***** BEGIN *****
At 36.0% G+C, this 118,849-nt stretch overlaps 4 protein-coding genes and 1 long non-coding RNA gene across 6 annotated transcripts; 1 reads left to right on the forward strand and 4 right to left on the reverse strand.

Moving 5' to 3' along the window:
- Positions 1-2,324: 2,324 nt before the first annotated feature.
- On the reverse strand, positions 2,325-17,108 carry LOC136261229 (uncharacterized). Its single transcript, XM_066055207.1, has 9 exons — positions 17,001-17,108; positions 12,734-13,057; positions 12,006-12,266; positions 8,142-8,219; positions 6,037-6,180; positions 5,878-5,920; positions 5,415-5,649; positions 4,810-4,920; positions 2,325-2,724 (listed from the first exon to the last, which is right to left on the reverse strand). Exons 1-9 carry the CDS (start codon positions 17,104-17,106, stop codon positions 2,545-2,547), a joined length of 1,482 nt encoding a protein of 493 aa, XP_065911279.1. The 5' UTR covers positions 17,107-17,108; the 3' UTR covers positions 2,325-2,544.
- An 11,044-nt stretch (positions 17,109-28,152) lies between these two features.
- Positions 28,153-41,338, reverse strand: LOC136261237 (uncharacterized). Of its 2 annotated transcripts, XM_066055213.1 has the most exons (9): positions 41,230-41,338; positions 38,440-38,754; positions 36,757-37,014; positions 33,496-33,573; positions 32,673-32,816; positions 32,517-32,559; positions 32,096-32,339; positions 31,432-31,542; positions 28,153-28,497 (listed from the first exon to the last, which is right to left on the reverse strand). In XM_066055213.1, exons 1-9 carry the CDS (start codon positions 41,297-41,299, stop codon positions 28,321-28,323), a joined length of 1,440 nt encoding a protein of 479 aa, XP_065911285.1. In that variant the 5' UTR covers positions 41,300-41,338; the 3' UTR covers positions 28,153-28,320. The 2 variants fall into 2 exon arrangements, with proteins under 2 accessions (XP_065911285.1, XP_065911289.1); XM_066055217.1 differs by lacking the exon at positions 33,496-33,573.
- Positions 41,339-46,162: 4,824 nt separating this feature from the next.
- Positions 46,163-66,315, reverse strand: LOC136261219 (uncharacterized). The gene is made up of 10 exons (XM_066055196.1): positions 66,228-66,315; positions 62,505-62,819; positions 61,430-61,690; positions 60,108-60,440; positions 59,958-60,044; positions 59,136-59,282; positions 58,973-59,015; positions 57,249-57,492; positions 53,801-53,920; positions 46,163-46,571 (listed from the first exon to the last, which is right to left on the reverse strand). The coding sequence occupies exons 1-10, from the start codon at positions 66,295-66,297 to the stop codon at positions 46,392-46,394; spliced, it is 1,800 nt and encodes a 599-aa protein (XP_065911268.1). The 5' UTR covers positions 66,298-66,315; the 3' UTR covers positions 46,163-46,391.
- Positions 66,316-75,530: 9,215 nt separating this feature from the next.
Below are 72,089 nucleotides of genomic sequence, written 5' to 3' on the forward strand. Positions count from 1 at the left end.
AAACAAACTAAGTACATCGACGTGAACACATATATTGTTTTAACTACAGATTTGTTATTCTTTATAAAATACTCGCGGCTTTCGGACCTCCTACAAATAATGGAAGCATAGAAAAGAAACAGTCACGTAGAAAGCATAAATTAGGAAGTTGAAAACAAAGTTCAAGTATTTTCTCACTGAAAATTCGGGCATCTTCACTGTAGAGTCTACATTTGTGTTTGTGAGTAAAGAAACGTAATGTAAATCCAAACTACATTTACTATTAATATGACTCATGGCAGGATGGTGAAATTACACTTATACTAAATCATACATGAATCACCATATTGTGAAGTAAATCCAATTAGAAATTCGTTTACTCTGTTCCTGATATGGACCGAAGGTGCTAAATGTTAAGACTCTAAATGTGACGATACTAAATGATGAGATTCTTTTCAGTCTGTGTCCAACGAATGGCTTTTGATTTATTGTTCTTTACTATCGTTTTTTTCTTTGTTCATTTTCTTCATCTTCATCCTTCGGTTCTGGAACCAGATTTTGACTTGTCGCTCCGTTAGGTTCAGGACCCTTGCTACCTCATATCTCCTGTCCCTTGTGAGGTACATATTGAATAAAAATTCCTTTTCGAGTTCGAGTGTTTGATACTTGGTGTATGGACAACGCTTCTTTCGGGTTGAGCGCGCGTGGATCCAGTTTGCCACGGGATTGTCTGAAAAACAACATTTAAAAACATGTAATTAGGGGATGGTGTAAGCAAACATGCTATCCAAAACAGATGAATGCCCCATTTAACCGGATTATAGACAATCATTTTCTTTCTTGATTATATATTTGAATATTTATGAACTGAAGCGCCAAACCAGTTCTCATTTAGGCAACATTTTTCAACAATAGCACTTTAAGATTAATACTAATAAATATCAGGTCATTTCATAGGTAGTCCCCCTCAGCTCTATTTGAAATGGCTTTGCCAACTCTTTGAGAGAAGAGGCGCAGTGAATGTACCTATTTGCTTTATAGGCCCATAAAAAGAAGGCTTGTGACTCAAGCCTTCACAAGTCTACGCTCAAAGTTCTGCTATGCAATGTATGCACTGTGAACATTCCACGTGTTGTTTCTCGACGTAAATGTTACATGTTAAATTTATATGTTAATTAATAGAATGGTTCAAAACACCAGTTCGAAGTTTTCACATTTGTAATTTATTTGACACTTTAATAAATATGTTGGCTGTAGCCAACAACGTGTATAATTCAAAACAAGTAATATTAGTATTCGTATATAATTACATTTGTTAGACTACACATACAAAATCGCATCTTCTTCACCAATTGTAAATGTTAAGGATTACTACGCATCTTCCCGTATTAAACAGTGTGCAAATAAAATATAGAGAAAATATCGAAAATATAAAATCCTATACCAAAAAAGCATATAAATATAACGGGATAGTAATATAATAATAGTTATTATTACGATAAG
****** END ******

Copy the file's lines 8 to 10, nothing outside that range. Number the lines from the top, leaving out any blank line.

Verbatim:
- Positions 46,163-66,315, reverse strand: LOC136261219 (uncharacterized). The gene is made up of 10 exons (XM_066055196.1): positions 66,228-66,315; positions 62,505-62,819; positions 61,430-61,690; positions 60,108-60,440; positions 59,958-60,044; positions 59,136-59,282; positions 58,973-59,015; positions 57,249-57,492; positions 53,801-53,920; positions 46,163-46,571 (listed from the first exon to the last, which is right to left on the reverse strand). The coding sequence occupies exons 1-10, from the start codon at positions 66,295-66,297 to the stop codon at positions 46,392-46,394; spliced, it is 1,800 nt and encodes a 599-aa protein (XP_065911268.1). The 5' UTR covers positions 66,298-66,315; the 3' UTR covers positions 46,163-46,391.
- Positions 66,316-75,530: 9,215 nt separating this feature from the next.
Below are 72,089 nucleotides of genomic sequence, written 5' to 3' on the forward strand. Positions count from 1 at the left end.